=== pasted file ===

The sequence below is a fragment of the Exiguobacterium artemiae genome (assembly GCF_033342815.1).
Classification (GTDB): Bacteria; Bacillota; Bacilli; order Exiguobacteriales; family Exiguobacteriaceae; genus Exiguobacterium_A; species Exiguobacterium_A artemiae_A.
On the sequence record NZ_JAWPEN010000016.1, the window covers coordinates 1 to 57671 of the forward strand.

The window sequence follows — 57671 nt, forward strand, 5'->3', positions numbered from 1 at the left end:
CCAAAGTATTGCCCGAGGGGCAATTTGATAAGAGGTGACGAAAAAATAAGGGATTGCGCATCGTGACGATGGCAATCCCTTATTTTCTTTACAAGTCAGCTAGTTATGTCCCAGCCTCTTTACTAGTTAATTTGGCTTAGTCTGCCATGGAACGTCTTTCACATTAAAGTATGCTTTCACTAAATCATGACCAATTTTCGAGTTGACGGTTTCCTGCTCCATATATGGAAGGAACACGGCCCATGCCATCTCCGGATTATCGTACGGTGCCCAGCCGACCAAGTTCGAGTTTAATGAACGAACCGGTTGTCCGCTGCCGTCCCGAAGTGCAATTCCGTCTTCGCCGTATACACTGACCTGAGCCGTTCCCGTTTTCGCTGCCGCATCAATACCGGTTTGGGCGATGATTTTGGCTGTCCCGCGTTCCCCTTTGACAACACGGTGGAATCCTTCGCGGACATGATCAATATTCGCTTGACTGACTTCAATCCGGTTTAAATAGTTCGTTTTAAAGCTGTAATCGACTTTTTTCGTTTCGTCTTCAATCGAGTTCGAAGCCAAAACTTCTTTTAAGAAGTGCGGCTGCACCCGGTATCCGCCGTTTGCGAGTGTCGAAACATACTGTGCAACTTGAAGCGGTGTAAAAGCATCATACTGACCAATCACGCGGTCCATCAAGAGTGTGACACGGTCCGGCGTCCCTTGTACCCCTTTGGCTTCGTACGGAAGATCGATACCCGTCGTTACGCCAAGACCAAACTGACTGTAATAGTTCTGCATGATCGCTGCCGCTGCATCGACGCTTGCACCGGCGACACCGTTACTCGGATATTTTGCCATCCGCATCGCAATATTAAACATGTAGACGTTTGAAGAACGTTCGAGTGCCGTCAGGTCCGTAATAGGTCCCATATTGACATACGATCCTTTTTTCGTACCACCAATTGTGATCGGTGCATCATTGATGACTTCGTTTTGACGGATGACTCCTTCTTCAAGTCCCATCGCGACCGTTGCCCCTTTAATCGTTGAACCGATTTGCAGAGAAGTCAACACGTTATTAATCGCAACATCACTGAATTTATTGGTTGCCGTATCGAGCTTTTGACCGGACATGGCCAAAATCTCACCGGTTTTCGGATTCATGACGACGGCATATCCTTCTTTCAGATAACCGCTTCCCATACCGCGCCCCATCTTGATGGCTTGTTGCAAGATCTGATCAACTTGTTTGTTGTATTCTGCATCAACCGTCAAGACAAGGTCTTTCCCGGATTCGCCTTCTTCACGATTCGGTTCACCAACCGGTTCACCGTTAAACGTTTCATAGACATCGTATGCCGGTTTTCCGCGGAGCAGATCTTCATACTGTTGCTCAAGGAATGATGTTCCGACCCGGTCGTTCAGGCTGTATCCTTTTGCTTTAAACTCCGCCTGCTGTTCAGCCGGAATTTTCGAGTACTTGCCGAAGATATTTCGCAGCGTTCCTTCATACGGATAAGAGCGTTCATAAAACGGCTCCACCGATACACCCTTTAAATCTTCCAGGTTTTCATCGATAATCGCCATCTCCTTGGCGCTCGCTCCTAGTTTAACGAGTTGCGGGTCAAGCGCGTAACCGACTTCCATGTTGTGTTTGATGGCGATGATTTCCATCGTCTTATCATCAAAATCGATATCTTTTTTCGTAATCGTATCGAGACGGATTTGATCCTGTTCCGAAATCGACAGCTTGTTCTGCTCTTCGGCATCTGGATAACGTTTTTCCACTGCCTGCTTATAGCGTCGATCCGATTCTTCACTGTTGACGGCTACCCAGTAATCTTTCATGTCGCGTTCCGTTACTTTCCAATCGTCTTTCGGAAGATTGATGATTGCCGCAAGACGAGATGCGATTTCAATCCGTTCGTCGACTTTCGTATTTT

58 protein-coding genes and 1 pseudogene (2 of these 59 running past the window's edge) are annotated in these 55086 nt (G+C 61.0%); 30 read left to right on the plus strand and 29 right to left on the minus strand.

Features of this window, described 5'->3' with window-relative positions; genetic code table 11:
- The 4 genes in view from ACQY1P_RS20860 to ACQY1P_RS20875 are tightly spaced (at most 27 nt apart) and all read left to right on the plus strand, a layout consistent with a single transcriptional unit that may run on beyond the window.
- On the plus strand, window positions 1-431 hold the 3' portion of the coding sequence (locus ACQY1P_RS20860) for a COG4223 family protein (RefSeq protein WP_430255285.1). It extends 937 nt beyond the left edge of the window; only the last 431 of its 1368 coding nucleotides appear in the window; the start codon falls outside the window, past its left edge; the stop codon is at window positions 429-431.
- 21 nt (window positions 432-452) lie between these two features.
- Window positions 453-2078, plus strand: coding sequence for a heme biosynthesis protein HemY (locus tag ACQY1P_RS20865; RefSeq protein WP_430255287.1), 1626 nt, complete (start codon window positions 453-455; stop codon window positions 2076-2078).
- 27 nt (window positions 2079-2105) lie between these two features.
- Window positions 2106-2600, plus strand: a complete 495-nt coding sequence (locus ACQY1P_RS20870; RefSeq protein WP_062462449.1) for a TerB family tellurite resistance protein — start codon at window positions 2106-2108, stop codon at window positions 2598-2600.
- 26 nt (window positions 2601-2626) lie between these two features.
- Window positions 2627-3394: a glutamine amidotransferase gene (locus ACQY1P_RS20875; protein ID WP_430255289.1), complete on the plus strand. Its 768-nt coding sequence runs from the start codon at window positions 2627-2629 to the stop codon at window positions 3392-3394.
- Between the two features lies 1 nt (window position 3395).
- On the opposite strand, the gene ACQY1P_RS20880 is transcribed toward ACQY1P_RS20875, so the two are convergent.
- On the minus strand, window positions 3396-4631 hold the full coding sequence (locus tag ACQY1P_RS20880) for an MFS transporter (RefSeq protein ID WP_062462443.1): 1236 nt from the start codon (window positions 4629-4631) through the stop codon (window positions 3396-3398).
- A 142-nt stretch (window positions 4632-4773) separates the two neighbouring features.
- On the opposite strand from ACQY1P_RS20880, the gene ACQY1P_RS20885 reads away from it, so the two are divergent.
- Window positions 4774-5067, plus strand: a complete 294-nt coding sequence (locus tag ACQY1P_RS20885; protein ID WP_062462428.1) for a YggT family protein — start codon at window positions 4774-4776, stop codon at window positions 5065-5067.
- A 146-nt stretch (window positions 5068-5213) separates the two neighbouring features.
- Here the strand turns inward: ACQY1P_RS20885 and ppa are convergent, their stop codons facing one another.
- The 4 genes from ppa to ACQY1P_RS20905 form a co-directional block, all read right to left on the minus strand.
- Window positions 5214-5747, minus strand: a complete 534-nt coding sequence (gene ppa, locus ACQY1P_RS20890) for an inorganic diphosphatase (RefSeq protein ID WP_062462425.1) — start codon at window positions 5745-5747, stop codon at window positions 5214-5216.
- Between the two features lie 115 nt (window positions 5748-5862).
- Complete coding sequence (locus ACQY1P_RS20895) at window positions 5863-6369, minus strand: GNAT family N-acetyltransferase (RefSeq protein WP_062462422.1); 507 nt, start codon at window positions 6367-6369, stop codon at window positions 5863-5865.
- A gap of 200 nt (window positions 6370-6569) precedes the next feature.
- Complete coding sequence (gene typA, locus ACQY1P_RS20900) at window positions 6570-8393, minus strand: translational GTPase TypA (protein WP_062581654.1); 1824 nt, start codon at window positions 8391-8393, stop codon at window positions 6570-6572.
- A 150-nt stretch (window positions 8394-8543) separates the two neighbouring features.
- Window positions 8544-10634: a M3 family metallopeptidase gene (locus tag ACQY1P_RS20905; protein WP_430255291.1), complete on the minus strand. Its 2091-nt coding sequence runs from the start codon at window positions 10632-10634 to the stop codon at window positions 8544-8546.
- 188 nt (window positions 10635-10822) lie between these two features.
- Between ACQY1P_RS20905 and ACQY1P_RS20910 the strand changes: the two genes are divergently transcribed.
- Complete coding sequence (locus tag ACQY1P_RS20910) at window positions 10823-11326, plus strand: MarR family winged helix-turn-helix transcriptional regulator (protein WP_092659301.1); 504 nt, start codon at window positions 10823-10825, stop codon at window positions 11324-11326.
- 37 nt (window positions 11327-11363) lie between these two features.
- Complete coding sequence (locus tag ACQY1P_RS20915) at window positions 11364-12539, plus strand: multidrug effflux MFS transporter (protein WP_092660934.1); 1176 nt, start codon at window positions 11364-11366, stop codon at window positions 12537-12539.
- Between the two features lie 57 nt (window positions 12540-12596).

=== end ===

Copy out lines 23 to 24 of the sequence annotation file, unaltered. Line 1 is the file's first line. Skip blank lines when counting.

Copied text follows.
- Here the strand turns inward: ACQY1P_RS20885 and ppa are convergent, their stop codons facing one another.
- The 4 genes from ppa to ACQY1P_RS20905 form a co-directional block, all read right to left on the minus strand.